WWU to Celebrate Legacy of Martin Luther King Jr. on Jan. 17

Monday, January 9, 2017 - 10:17am

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Western Washington University will honor the legacy of the Rev. Martin Luther King, Jr. with an event titled “The Danger of Silence” on Tuesday, Jan. 17 featuring writer, teacher and scholar Clint Smith III. (image courtesy Clarence Maurice)

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Nikkita Oliver; image courtesy Sara Dilley

Western Washington University will honor the legacy of the Rev. Martin Luther King, Jr. with an event titled “The Danger of Silence” on Tuesday, Jan. 17 featuring writer, teacher and scholar Clint Smith III.

Seattle-based artist and activist Nikkita Oliver also will speak and will lead workshops for faculty/staff and students.

The event, free and open to the public, begins at 7:30 p.m. with doors open at 7 p.m. on Jan. 17 in Western’s Performing Arts Center Concert Hall. Oliver will speak and then Smith will follow with a keynote presentation. A reception will follow and Smith will sign copies of his book, “Counting Descent.”

Parking enforcement will be suspended in all lots from 6:30 – 10:30 p.m. the night of the event, with the exception of load zones, disability and reserved spaces.

Also on Jan. 17, Oliver will facilitate a free workshop, open to all faculty and staff, at 1 p.m., and a free workshop for students at 4 p.m. Both will be in Viking Union 565A/B. A meditation and reflection space also will be available in Viking Union 565C.

Clint Smith is a writer, teacher and Ph.D. candidate at Harvard University. He is a National Science Foundation Graduate Research Fellow and was named the 2013 Christine D. Sarbanes Teacher of the Year by the Maryland Humanities Council. He is a 2014 National Poetry Slam champion, a Cave Canem Fellow, and his writing has appeared in “The New Yorker,” “The American Poetry Review,” “The Guardian,” and “Boston Review.”

His TED Talks, “The Danger of Silence & How to Raise a Black Son in America,” have been collectively viewed more than 5 million times. His first full-length collection of poems, “Counting Descent,” was published in September 2016 by Write Bloody Publishing and is available for purchase at Barnes & Noble, Powell's Books, and Amazon.

Nikkita Oliver is a Seattle-based creative, teaching artist, and anti-racist organizer. She is an attorney, holding a master’s of Education from the University of Washington, where she studied racial disproportionality and disparate impact in school exclusion.

She is a writer-in-residence with Writers in the Schools at Washington Middle School, leads writing workshops with Arts Corp at Garfield High School, and is a teaching artist and case manager with Creative Justice, an arts based youth diversion program that provides alternatives to incarceration for youth who are court involved. She is the 2015 recipient of the Seattle Office of Civil Rights Artist Human Rights Leader Award, and has opened for Cornel West and Chuck D of Public Enemy and performed on “The Late Night Show with Stephen Colbert.”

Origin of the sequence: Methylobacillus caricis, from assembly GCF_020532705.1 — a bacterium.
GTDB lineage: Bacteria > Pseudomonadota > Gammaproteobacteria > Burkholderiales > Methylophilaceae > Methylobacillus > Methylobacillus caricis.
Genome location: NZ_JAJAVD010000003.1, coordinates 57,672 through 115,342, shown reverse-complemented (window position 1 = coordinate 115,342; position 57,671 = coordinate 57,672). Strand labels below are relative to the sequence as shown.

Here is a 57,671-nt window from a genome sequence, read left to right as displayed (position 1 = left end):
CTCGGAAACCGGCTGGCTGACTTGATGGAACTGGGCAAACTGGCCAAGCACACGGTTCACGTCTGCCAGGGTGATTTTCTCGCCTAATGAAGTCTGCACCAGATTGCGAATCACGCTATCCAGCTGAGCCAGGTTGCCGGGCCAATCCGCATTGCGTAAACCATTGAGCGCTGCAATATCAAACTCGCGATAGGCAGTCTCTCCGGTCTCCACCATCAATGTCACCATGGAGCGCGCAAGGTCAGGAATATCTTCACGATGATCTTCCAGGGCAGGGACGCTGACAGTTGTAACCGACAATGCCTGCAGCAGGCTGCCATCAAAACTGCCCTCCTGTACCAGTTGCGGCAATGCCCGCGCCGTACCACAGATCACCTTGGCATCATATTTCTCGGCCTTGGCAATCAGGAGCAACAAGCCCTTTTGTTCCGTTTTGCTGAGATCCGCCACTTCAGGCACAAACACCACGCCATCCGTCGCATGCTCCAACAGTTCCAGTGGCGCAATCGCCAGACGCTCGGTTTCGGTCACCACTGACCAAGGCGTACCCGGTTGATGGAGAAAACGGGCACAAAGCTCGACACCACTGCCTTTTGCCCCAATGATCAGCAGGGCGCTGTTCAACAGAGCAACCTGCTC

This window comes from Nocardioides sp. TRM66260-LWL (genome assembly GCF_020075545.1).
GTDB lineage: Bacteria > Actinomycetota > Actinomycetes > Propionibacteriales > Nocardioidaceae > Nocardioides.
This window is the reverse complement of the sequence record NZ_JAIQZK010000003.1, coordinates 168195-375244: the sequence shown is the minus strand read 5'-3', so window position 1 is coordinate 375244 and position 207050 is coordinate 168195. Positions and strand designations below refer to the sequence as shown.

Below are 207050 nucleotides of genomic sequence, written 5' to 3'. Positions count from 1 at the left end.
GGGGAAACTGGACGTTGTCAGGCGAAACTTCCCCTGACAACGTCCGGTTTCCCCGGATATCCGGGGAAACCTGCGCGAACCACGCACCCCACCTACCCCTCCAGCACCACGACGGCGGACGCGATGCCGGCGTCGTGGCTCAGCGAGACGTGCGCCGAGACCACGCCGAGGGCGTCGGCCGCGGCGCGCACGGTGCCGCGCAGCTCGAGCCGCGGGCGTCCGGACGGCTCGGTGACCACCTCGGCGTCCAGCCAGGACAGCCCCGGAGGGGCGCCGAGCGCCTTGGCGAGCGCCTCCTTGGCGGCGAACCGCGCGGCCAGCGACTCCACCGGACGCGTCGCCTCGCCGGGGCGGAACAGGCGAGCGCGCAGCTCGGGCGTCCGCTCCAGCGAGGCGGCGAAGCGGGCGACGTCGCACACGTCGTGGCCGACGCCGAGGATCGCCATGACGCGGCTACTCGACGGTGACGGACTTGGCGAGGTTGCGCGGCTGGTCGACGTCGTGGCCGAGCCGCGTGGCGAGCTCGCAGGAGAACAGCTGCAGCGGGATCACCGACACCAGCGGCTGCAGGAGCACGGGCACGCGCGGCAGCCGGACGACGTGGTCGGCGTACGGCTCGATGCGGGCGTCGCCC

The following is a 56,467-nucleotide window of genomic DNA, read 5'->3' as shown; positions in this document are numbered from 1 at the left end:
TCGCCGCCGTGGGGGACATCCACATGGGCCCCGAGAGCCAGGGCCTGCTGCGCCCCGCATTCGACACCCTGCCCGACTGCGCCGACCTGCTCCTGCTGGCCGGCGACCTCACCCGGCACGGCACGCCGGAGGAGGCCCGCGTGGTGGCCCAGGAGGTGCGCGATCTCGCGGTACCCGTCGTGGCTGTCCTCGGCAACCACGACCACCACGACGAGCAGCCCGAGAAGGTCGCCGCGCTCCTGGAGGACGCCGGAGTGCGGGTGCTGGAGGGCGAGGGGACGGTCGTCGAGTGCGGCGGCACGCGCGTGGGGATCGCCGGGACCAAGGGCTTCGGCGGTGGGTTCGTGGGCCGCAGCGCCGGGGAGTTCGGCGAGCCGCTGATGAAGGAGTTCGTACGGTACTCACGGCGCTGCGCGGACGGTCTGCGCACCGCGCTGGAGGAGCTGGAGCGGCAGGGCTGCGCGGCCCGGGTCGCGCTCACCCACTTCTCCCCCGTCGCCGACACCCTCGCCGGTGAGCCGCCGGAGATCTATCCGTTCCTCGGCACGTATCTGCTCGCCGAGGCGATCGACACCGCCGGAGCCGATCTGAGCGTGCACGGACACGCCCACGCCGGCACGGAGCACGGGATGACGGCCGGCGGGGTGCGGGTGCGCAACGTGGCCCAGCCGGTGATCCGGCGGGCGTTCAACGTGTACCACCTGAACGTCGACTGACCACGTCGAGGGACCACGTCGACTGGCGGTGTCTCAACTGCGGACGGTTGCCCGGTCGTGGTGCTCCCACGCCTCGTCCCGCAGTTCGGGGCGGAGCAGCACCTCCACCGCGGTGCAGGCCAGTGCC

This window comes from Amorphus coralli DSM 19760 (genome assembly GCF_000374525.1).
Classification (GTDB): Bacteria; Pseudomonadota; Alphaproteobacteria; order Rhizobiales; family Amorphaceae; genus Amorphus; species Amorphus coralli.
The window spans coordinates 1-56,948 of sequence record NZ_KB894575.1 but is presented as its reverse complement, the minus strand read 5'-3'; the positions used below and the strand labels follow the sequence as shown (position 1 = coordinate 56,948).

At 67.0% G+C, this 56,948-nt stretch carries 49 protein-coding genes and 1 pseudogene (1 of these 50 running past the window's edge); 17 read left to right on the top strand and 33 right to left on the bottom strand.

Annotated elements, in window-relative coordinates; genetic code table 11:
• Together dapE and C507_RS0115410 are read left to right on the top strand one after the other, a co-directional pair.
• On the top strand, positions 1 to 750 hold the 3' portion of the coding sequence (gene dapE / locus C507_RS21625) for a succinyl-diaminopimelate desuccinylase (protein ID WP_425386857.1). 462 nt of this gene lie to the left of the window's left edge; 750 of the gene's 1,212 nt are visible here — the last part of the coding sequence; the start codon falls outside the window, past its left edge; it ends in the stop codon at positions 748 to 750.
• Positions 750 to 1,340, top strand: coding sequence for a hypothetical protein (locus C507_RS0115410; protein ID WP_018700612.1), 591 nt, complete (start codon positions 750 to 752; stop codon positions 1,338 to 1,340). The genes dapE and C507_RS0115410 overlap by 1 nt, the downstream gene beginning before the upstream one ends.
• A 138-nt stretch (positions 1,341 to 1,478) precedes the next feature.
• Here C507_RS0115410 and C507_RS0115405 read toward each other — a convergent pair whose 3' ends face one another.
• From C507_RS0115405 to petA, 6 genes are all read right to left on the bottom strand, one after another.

WWU will also host a screening of the award-winning PBS documentary film "Freedom Riders," which explores the role of student activists in Civil Rights movement. The film will be shown at 5 p.m. on Tuesday, Jan. 24 in VU 552, and is free and open to the public. A small-group discussion will follow the film for those interested. The screening is co-sponsored by WWU's LeaderCorps peer leadership educators, WWU MLK Events Committee, LEADS, the Karen W. Morse Institute for Leadership and the WWU chapter of Success.

For more information on the campus MLK celebration, contact Leonard Jones, director of WWU University Residences, at (360) 650-2923, or Leonard.Jones@wwu.edu.

In addition to the campus events, two administrators from WWU will keynote the 19th annual Dr. Martin Luther King Jr. Saturday Conference to be held on Saturday, Jan. 14, from 10 a.m. to 3:30 pm at Whatcom Community College’s Syre Center (235 W. Kellogg Road). This year’s theme is “Working Passionately and Unrelentingly for Justice.”

Western President Sabah Randhawa will speak about his commitment to diversity and inclusion.  Karen Dade, associate dean for Western’s Woodring College of Education, will give the afternoon keynote speech. For over 20 years, Dade has focused her research on combating racism in schools. She has been involved in more than a dozen committees and organizations focusing on diversity and social justice. For more information on the conference, see: http://www.whrtf.org/